My daughter is a motor mouth. She's got a lively and very bubbly personality. I'll spare you on the struggle that is raising an extroverted kiddo when you're introverted. The girl will talk to anyone about anything, I'm not even kidding.
Everyone is her best friend just seconds after she's met them. She's got a bright light that I know will take her far. But that mouth? Oh man, that mouth will likely land her in trouble.
Our girl has been a bit obsessed with anatomy lately. This is normal, right? All kids go through this. I knew there'd be questions, observations, after her baby brother was born. Sure enough, right on cue. We answered all of them, too. We believe in having these conversations. I mean, what's to hide? After all, we're millennial parents, and we feel providing children with the right words not only protects them but also makes sense.
Back to the trouble. I was told something like this happened a preschool:
My daughter stood up during quiet playtime and announced that she has a vagina and her baby brother has a penis.
That's it. Also, guess what? She's absolutely right.
Let's give this girl a gold star for being 100 percent accurate about her statement. It wasn't her teacher that was appalled by this, though, but the parent of another student. This parent didn't like that her son now used those words. Apparently, my daughter's classmate's family doesn't use those words in their home, and the mother didn't appreciate him learning them from my child. For this reason, the school's director questioned whether we could teach her different words since the "correct" words made other people uncomfortable.
In other words, no. Naw. Nah. No thanks. Never. Will not. Shall not. No gracias. Nein danke. Any other questions?
I wasn't upset that my daughter said this out loud. This is what 3-year-olds do. They say honest things at inappropriate times. It's their timing that needs to be worked on, if anything. No her vocabulary regarding anatomy.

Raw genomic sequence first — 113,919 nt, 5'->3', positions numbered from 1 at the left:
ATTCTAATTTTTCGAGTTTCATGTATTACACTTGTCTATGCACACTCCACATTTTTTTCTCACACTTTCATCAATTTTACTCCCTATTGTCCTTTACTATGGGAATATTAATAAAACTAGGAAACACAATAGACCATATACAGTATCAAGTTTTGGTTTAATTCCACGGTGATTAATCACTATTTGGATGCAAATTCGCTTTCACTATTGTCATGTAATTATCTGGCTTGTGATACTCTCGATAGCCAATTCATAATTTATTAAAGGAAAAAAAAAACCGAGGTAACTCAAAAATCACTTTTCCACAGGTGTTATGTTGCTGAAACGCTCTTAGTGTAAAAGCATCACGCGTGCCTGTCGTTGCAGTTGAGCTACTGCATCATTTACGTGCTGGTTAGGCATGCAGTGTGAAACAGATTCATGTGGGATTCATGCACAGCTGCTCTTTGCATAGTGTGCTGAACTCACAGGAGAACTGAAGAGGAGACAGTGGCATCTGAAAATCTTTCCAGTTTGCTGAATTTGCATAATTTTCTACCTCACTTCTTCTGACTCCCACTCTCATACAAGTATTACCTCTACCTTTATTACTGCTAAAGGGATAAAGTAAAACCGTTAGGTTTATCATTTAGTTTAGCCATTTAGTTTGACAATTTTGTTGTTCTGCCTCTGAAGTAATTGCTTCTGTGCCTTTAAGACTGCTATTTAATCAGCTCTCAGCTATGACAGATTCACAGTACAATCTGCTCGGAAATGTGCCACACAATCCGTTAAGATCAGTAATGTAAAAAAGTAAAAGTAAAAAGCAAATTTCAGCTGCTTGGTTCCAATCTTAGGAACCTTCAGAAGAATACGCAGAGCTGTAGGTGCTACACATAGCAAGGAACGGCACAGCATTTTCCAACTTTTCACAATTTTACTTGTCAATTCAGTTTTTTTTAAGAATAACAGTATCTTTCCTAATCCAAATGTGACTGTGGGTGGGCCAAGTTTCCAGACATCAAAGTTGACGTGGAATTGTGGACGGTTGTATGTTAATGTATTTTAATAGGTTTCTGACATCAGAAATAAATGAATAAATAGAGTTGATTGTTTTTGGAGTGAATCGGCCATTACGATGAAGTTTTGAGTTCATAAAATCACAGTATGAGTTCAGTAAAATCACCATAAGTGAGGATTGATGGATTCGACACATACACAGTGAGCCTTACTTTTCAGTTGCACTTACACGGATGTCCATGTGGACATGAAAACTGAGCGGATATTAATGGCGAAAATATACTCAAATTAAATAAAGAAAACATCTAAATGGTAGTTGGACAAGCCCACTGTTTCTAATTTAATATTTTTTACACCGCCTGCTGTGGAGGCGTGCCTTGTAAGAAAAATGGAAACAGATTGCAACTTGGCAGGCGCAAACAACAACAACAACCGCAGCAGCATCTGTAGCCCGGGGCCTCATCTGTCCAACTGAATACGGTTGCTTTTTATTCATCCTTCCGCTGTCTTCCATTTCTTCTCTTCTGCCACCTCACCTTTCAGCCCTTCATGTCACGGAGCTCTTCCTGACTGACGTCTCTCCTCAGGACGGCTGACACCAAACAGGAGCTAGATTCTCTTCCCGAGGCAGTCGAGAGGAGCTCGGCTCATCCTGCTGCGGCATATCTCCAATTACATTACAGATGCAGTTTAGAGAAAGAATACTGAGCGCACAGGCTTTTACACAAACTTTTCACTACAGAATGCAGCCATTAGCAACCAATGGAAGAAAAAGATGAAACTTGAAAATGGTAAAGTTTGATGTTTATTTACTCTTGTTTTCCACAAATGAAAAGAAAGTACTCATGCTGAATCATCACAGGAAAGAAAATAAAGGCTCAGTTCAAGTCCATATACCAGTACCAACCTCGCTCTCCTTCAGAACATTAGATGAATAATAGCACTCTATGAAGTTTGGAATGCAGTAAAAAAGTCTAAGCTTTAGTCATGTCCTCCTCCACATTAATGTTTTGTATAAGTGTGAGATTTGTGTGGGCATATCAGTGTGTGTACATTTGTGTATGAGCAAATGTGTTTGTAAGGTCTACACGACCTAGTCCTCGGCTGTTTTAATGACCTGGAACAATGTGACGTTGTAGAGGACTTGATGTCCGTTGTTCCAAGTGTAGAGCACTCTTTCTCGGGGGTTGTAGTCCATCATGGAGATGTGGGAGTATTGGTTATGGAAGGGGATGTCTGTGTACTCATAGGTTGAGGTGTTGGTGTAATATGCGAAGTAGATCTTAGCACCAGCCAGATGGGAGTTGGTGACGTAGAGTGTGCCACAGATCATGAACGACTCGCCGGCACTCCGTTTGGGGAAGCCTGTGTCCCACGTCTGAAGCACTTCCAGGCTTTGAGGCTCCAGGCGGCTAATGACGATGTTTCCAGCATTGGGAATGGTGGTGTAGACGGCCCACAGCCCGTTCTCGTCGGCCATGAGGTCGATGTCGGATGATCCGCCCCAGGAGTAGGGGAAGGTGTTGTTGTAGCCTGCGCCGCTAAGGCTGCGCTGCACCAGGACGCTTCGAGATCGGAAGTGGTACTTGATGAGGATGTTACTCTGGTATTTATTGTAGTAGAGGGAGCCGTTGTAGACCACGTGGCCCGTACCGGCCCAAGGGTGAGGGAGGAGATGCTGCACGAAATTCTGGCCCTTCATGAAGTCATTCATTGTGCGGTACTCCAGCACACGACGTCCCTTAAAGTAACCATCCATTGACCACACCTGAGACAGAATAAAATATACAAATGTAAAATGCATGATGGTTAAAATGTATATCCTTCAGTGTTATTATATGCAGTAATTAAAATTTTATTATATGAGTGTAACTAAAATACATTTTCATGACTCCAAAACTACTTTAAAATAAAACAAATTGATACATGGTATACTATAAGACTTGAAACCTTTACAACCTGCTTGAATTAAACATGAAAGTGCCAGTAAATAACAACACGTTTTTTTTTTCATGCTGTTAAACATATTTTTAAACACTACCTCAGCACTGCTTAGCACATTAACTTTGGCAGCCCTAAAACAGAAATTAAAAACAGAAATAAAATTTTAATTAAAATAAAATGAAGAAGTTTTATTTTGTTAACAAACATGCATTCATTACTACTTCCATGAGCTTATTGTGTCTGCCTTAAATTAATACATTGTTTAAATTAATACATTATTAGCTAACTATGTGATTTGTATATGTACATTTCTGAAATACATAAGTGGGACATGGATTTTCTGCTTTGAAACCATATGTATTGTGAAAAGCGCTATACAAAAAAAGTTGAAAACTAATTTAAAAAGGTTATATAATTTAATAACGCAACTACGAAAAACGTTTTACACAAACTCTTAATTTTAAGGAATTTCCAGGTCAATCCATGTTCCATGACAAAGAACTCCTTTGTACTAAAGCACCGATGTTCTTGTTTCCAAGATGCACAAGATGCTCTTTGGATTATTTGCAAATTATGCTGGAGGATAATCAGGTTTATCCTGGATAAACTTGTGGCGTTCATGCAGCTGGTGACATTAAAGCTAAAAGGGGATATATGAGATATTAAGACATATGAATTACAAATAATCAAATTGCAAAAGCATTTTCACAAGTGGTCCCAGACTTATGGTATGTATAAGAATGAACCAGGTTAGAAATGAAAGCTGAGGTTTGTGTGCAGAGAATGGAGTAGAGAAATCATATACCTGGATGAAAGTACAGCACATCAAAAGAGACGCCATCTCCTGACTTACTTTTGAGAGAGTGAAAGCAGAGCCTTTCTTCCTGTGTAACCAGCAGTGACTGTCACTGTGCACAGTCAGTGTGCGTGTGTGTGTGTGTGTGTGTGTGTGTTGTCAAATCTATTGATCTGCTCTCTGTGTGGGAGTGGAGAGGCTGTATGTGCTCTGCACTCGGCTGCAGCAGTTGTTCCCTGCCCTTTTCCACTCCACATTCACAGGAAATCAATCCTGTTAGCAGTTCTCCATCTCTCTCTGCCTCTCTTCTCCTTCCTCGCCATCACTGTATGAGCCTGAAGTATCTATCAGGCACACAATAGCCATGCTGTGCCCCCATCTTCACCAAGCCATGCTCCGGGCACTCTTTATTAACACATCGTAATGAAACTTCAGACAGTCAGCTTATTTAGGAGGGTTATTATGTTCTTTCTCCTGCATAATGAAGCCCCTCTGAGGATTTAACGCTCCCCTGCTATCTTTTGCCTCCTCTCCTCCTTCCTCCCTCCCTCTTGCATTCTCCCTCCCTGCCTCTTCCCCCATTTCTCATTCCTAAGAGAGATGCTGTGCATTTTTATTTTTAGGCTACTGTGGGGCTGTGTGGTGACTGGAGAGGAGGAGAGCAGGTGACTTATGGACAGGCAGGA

I hold firm that it's better to let our children know about their bodies so that that we can have discussions freely and without shame. Where is the harm in that? When I was growing up, we didn't use the correct words for anatomy. We used pocketbook, butterfly, wee wee, pee pee, between'y and other random words that I actually said well into my teenage years. I remember the first time a friend used a word that wasn't "butterfly," and I just about passed out. That is not OK. I'm not telling any parent how to run their home or what words to teach their children. We're all doing the best we can raising these wee ones.
But you know what? I will never apologize for teaching my children the correct words to use. I want to normalize these words so that they feel comfortable talking about their bodies when they're older.
I don't ever want to think about something terrible happening to my daughter and son, but sadly, if something were to happen, I want them to be able to explain it thoroughly without any mystery.
In light of all this, we have since had the "It may not be a good idea to talk about these body parts at school" discussion. But I make no apologies for my young girl's use of medically accurate vocabulary.